A better question would be, “What kind of movie is this?“ It’s not exactly fair to call it a thriller because there is very little in the way of actual thrills. After an effective opening montage that shows the drudgery of the 9 to 5 commuter’s life the film settles into very predictable beats as Neeson paces from car to car, desperation growing at every station stop. There’s a twist but as twists go it’s more of a straight line than a real bend in the plot.
This movie should have been called “Stereotypes on a Train.” Who could be the target? Is it the obnoxious businessman? The grizzled commuter? The teen doing an illegal errand for her boyfriend? I didn’t care and you probably won’t either. Things happen, bullets are fired and fists flung but the overly elaborate set-up—why didn’t the evil mastermind, who has absolute control over the situation, plant the GPS herself?—and clichéd dialogue doesn’t leave much room for interesting action.
Neeson certainly knows how to play the everyman with a special set of skills but he’s done it before and better in other movies. Formulaic in the extreme, “The Commuter” is as interesting as taking the same route home day after days for ten years.
Richard sits in on the CJAD Montreal morning show with host Andrew Carter to talk about “Paddington 2, a movie Richard is already calling one of the best of the year, Liam Neeson’s long journey home in “The Commuter” and the ironically titled family drama “Happy Ending.”
Richard and CP24 anchor Nneka Elliot talk about the weekend’s four big releases, “Now You See Me 2,” the Cos Play freak-out “Warcraft,” the great Greta Gerwig’s “Maggie’s Plan,” and the spooky atmosphere of “The Conjuring 2.”
Richard and CTV NewsChannel morning show host Marcia MacMillan chat up the weekend’s big releases, the magically delicious “Now You See Me 2,” the Cos Play freak-out “Warcraft,” Greta Gerwig’s marvelous “Maggie’s Plan,” and the spooky atmosphere of “The Conjuring 2.”
If self-described “demonologists, ghost hunters and kooks” Ed and Lorraine Warren didn’t really exist, Hollywood would have invented them.
In addition to investigating 10,000 cases of paranormal activity — including exorcising a “werewolf demon” — they founded the New England Society for Psychic Research, authored three books about their ghostly exploits and were the proprietors of Warren’s Occult Museum in Monroe, Conn.
They are colourful eccentrics whose wild exploits are perfect big-screen fodder.
Patrick Wilson and Vera Farmiga played them in 2013’s The Conjuring. Based on a real-life haunted house in Rhode Island, it comes complete with slamming doors, someone or something goosing family members in their sleep and the smell of rotten meat.
Directed by Saw co-creator James Wan, it’s a mashup of The Exorcist and a particularly unnerving episode of Ghost Hunters and earned Farmiga a nomination for the MTV Movie Award for Best Scared-As-S—t Performance.
The demon-hunting duo are back in theatres in The Conjuring 2. This time they’re looking into the Enfield Poltergeist incident. Instead of a ghost in a house, malevolent spirits possess young children who speak in strange voices, levitate and do all manner of spooky things.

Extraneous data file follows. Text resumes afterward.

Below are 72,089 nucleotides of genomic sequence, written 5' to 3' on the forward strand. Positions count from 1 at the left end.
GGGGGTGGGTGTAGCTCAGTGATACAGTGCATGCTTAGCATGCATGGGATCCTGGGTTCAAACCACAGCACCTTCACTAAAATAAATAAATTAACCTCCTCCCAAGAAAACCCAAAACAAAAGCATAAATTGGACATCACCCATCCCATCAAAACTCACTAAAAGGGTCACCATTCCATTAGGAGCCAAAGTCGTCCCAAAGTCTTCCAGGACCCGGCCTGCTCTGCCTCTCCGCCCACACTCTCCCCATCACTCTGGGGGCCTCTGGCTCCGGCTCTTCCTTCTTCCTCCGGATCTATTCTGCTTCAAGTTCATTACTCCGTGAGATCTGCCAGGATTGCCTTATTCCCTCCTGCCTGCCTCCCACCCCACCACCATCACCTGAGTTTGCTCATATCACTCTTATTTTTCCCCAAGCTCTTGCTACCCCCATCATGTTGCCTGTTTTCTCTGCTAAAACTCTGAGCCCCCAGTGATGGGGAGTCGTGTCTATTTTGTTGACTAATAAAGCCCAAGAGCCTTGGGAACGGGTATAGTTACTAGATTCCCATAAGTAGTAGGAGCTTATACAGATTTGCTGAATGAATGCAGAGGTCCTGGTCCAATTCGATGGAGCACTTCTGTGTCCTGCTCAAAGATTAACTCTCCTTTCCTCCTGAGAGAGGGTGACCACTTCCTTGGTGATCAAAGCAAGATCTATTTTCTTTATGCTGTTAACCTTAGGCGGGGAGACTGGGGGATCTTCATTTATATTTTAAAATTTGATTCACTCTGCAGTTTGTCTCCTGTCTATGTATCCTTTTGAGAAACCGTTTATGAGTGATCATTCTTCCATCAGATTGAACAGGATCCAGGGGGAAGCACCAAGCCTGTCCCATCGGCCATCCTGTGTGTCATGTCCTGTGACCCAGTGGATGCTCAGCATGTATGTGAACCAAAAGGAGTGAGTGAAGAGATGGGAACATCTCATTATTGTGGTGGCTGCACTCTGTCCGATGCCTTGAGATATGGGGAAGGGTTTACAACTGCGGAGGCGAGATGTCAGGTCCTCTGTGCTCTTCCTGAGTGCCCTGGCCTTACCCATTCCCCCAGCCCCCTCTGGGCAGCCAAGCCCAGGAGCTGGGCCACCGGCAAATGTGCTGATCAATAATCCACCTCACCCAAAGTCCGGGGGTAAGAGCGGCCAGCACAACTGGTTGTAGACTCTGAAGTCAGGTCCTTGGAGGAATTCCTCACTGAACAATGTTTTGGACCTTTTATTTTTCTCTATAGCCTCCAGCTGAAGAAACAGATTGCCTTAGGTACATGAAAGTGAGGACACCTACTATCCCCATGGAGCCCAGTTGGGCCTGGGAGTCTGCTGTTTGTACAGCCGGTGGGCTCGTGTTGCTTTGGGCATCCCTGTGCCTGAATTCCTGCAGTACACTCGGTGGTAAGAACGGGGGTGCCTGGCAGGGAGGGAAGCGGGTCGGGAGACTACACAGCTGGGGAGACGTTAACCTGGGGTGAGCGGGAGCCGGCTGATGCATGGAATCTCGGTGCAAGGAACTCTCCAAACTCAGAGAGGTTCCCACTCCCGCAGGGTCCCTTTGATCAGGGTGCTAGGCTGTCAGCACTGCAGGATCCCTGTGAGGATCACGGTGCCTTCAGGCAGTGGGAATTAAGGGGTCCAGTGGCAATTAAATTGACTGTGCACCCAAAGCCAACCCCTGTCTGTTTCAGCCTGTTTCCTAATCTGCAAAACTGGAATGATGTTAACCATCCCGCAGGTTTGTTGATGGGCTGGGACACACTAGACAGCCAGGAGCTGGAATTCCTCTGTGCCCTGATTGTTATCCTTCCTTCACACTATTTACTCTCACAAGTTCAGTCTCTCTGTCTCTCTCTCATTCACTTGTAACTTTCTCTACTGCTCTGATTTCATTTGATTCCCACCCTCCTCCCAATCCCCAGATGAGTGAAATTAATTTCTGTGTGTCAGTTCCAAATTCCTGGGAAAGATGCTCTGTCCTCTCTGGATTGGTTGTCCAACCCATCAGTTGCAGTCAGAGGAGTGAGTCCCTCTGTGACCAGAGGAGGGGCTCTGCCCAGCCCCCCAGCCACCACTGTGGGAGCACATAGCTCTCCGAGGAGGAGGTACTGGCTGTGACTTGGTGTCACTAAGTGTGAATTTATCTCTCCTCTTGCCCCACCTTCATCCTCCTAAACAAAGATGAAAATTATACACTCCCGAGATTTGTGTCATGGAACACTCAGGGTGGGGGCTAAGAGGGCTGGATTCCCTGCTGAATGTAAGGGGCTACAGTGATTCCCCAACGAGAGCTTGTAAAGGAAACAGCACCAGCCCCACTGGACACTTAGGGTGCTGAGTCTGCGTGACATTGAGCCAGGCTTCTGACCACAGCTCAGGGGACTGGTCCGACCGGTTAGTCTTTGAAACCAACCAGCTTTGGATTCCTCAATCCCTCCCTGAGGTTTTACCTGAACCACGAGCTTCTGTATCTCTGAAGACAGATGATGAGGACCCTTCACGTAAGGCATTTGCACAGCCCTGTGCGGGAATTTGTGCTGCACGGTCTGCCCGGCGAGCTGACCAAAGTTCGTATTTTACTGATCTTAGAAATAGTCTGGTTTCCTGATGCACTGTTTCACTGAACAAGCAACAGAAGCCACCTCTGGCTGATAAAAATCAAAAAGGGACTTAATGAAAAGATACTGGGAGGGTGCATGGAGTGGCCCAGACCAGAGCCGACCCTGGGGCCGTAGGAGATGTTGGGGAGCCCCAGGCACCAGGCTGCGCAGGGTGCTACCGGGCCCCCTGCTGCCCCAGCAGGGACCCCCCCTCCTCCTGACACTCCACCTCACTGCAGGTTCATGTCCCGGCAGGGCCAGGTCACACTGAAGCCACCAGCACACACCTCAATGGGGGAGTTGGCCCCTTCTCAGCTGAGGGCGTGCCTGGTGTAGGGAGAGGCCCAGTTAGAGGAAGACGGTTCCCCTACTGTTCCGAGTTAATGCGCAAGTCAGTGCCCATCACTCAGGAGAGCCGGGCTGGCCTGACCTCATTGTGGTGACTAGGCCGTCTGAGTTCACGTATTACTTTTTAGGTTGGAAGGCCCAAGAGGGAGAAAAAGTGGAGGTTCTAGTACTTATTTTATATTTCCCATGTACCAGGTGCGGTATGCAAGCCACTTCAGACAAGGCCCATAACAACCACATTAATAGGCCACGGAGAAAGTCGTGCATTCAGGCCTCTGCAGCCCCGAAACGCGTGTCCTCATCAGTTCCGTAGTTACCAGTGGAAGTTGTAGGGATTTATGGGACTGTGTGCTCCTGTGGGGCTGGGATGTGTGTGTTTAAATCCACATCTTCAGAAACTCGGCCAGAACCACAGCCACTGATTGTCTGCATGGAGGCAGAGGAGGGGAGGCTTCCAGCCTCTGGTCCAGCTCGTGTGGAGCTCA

“I’ve known about them since I was pretty young, back in high school,” Wan says of the Warrens.
“I was fascinated by what they did and who they are. I’ve sort of kept them in my peripheral all these years, and I’ve always thought their life stories would make a very interesting movie.”
The Conjuring films are scary but they’re not the only supernatural cases the Warrens investigated that went on to get the big-screen treatment.
Annabelle, a 2014 prequel to The Conjuring, proves you can’t keep a good doll down. It tells the story of Annabelle, that movie’s creepy, possessed dolly before she was safely locked away in Warren’s Occult Museum. Echoes of Rosemary’s Baby and Repulsion reverberate throughout the movie’s low-key weird atmosphere.
The Warrens’ much-documented Carmen Snedeker situation gave us The Haunting in Connecticut. In a disturbing flick that breathes the same air as any movie involving evil spirits, a haunted house, an old aboriginal cemetery or former insane asylum, evil forces torment the Snedekers after they move into a converted funeral home in Southington, Conn.
In the real-life 1986 event, the Warrens were called in and declared the Snedeker house to be crawling with demons, the result of former funeral home workers practising necrophilia.
How accurate was the movie?
“I was also told about scratching on the walls, blood and séances,” Lorraine told MyRecordJournal.com. “That isn’t the type of thing … occurring within the house at all. The movie is very, very loosely based on the actual investigation.”
The eerie couple’s most celebrated case happened at 112 Ocean Ave. in Amityville, Long Island. Known as The Amityville Horror, their look into the Lutz family’s outrageous claims of supernatural terror after moving into the large house where Ronald DeFeo, Jr. shot and killed six members of his family, has been the subject of 10 movies and a number of books.
“The case itself has affected our personal lives more than any other case we’ve ever worked on in 54 years of research,” Lorraine said.